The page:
|Rain gear required.|
|Nope. Not passing. More gear.|
My Facebook account had a message for me that was sad and so unexpected. A friend of a friend had messaged me that our mutual friend, David Houston Brown, had passed on Sept. 10. I was shocked … it wasn't expected … it was heartbreaking. David and I went back a long ways, to grade school in Whittier, Alaska. We had reconnected through FB last summer and had a great friendship. He followed me on FB; I followed him and found him to be amusing, smart and witty. It was more than rain falling today.
|The man and his music.|
Rain makes me ride slower mostly, and that I did. I only had a little over 400 miles to do and I knew the rain wouldn't be for all day. Phoenix would be hotter than hot so whatever got wet would get dry.
I hit Magadalena, New Mexico. It was 59 degrees, and cold. I stopped for a photo. Up ahead I could see the sucker hole, blue sky surrounded by clouds. As I rode on there was more blue sky and I knew I'd be coming out of the rain and clouds. Then the clouds closed in again.
|No sucker hole here.|
Out of New Mexico and into Arizona, I made Springerville. I texted Verlie that I was getting closer. More rain. Good grief. I'm so done with this. But it ended and I continued. I needed to be in Phoenix, so you just go on, rain or not. If it had been a monsoon, then I would have stopped. I've had to do that before and just go in on a Saturday morning, but this was just normal rain.
I got to Globe, about 80 miles out of Phoenix, called Joe and Verlie and gassed up for the last time. Joe said he might come and meet me. That would be nice although I really can find my way to their house.
|Finally a little sun.|
The ride from Globe is one of my favorite rides, out of Globe and down to the flats. The road has the curves and twists that a person on a bike likes, it has the beauty of the desert, red rocks and water, and the traffic usually isn't too bad. The flats are where the hot air greets you and I'm not fond of that.
Today's ride was a bit different. It started out great and I stopped to remove my raingear. I was overheating and the rain was gone although up ahead it didn't look promising. I was riding in my jeans and a denim, sleeveless vest. I didn't know where my long-sleeved shirt was and didn't want to bother looking for it.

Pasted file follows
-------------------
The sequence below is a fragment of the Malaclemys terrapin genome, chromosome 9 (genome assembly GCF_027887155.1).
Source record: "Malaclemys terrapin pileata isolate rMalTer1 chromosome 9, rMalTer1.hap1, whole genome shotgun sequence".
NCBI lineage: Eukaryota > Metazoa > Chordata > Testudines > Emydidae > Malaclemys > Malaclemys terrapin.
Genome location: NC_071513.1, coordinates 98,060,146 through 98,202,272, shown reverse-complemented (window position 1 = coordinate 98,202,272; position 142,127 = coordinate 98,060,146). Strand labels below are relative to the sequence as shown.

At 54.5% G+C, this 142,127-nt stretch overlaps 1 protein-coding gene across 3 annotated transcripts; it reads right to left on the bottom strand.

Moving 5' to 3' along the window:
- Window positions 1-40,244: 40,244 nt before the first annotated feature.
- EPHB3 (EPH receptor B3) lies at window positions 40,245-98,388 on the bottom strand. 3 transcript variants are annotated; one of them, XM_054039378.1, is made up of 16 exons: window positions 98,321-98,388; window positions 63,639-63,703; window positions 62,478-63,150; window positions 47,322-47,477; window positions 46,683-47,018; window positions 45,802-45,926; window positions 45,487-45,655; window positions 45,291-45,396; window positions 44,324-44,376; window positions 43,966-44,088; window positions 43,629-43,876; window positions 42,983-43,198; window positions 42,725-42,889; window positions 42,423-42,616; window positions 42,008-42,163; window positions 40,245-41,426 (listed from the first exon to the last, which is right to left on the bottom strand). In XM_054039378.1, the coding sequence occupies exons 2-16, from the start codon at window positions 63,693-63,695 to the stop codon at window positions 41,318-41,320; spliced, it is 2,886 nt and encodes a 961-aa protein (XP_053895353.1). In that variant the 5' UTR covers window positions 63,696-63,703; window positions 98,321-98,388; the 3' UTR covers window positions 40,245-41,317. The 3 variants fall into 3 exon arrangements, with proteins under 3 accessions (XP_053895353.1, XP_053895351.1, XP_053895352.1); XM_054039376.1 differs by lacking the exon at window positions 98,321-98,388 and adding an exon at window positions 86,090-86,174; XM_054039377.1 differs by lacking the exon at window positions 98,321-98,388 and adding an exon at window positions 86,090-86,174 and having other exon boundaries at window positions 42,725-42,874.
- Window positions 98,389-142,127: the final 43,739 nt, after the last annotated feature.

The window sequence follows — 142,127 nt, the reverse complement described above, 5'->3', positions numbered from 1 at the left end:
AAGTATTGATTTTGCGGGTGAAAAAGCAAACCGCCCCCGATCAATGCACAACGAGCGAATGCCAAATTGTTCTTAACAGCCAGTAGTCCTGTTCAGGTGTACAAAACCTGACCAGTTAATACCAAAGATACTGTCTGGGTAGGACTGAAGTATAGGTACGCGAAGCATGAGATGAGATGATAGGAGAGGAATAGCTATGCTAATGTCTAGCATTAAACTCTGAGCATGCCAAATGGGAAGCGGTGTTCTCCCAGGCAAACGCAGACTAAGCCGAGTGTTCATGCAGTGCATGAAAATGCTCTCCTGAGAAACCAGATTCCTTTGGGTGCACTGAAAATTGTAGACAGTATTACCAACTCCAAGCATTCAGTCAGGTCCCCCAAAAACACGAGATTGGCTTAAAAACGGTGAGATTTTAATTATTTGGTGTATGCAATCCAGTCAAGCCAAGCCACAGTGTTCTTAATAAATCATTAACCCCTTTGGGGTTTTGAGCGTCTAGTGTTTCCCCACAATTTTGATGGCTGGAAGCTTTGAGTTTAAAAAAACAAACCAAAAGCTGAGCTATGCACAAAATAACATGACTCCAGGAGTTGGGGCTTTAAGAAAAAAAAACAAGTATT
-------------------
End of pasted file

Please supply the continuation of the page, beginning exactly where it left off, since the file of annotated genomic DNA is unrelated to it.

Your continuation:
|Near Miami, Arizona, this shrine has been there for a long time. People light candles and there are dozens of photos of lost loved ones. Or maybe they've just lost their way.|
At a roadside shrine I stopped to take photos … and in going closer realized I could do something I've not done before … light a candle for my friend, David.
|I've not lit a candle for someone before. A first for you, El David.|
And then it got ugly. I got to ride the Salt River Canyon with its twists and turns in the rain. I pulled over to let other traffic go by as I didn't want to hold up others. I doggedly continued through the canyon. I shot out the bottom, rain coming down hard. I knew that just around the next corner I'd be out of it. Not. Okay, the next corner. No chance. Next one? Nope. I was taking a beating, freezing, rain (perhaps some hail) hitting my bare arms like needles. I was crouched down behind my windshield as my glasses were fogged up and I didn't want to take a raindrop in the eye. When would it end? It didn't for more than 30 miles.
The bottom of the hills and I blew out onto the flats … I was running hard through the rain now as I could see the blue sky ahead. Then out of the black clouds left behind me I saw a streak of silver, then copper and a white shirt. Wow, that must be Joe. Sure enough, he came flying by me. He passed, grinning and waving and I grinned back. Life was good … or would be in another mile or two when we got out of the rain.
|The clouds behind us are best left behind.|
Finally. We pulled over and chatted for a minute. He said he had to do a little dirt biking with his brand spanking new 2014 Ultra Classic Limited. He'd seen me and waved like crazy. I didn't see him. I was crouched down paying attention to the road. He crossed the median, sliding around in the dirt, up and over, throwing up gravel in a spray as he crossed over and ran 95 … he said he couldn't go faster as he was recovering from the dirt biking incident. Haha!!! He did it. He caught me.
|Look ma, no hands. Boy, I sure do hope his mama doesn't see this photo.|
We ran home in sunshine with the temperatures rising to over a hundred. I'm glad I was so cold since it took a little while for the heat to get to me. By that time we were home, and Verlie had cooked spaghetti, my favorite food, and we had some excellent chat time. What a great day.